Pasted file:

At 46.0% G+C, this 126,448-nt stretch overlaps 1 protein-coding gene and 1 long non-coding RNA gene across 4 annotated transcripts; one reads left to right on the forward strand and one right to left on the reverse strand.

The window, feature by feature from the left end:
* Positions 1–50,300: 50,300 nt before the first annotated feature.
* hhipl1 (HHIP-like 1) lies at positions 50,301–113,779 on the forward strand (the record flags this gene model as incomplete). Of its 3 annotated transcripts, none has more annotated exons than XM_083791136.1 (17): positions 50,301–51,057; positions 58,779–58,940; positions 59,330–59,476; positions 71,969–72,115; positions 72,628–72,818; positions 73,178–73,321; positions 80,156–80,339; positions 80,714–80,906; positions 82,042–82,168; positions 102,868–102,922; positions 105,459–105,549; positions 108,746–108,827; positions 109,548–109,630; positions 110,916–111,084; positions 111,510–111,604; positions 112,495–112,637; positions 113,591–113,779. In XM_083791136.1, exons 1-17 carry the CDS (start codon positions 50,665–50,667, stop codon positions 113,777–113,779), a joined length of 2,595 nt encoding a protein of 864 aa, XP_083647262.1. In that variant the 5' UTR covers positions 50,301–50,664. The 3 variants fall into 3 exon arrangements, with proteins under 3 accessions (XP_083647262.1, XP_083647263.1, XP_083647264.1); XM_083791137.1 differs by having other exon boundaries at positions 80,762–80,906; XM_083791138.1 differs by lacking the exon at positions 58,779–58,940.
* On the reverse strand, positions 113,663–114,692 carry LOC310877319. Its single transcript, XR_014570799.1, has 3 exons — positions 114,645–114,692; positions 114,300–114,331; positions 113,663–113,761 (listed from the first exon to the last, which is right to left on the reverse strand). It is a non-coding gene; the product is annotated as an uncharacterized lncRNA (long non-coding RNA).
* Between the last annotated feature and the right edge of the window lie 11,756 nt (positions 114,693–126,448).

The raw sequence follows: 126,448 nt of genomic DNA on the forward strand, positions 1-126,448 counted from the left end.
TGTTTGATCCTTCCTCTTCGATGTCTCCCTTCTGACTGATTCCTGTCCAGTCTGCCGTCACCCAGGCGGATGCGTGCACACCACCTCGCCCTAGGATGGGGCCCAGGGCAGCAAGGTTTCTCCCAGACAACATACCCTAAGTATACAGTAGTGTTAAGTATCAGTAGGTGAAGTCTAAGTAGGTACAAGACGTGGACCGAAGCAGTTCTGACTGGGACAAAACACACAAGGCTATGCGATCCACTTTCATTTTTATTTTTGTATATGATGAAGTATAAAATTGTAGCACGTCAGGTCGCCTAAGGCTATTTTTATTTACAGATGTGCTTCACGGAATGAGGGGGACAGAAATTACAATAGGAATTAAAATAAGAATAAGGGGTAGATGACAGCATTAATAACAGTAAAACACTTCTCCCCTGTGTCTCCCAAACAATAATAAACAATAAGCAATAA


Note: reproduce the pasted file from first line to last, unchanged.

At 46.0% G+C, this 126,448-nt stretch overlaps 1 protein-coding gene and 1 long non-coding RNA gene across 4 annotated transcripts; one reads left to right on the forward strand and one right to left on the reverse strand.

The window, feature by feature from the left end:
* Positions 1–50,300: 50,300 nt before the first annotated feature.
* hhipl1 (HHIP-like 1) lies at positions 50,301–113,779 on the forward strand (the record flags this gene model as incomplete). Of its 3 annotated transcripts, none has more annotated exons than XM_083791136.1 (17): positions 50,301–51,057; positions 58,779–58,940; positions 59,330–59,476; positions 71,969–72,115; positions 72,628–72,818; positions 73,178–73,321; positions 80,156–80,339; positions 80,714–80,906; positions 82,042–82,168; positions 102,868–102,922; positions 105,459–105,549; positions 108,746–108,827; positions 109,548–109,630; positions 110,916–111,084; positions 111,510–111,604; positions 112,495–112,637; positions 113,591–113,779. In XM_083791136.1, exons 1-17 carry the CDS (start codon positions 50,665–50,667, stop codon positions 113,777–113,779), a joined length of 2,595 nt encoding a protein of 864 aa, XP_083647262.1. In that variant the 5' UTR covers positions 50,301–50,664. The 3 variants fall into 3 exon arrangements, with proteins under 3 accessions (XP_083647262.1, XP_083647263.1, XP_083647264.1); XM_083791137.1 differs by having other exon boundaries at positions 80,762–80,906; XM_083791138.1 differs by lacking the exon at positions 58,779–58,940.
* On the reverse strand, positions 113,663–114,692 carry LOC310877319. Its single transcript, XR_014570799.1, has 3 exons — positions 114,645–114,692; positions 114,300–114,331; positions 113,663–113,761 (listed from the first exon to the last, which is right to left on the reverse strand). It is a non-coding gene; the product is annotated as an uncharacterized lncRNA (long non-coding RNA).
* Between the last annotated feature and the right edge of the window lie 11,756 nt (positions 114,693–126,448).

The raw sequence follows: 126,448 nt of genomic DNA on the forward strand, positions 1-126,448 counted from the left end.
TGTTTGATCCTTCCTCTTCGATGTCTCCCTTCTGACTGATTCCTGTCCAGTCTGCCGTCACCCAGGCGGATGCGTGCACACCACCTCGCCCTAGGATGGGGCCCAGGGCAGCAAGGTTTCTCCCAGACAACATACCCTAAGTATACAGTAGTGTTAAGTATCAGTAGGTGAAGTCTAAGTAGGTACAAGACGTGGACCGAAGCAGTTCTGACTGGGACAAAACACACAAGGCTATGCGATCCACTTTCATTTTTATTTTTGTATATGATGAAGTATAAAATTGTAGCACGTCAGGTCGCCTAAGGCTATTTTTATTTACAGATGTGCTTCACGGAATGAGGGGGACAGAAATTACAATAGGAATTAAAATAAGAATAAGGGGTAGATGACAGCATTAATAACAGTAAAACACTTCTCCCCTGTGTCTCCCAAACAATAATAAACAATAAGCAATAA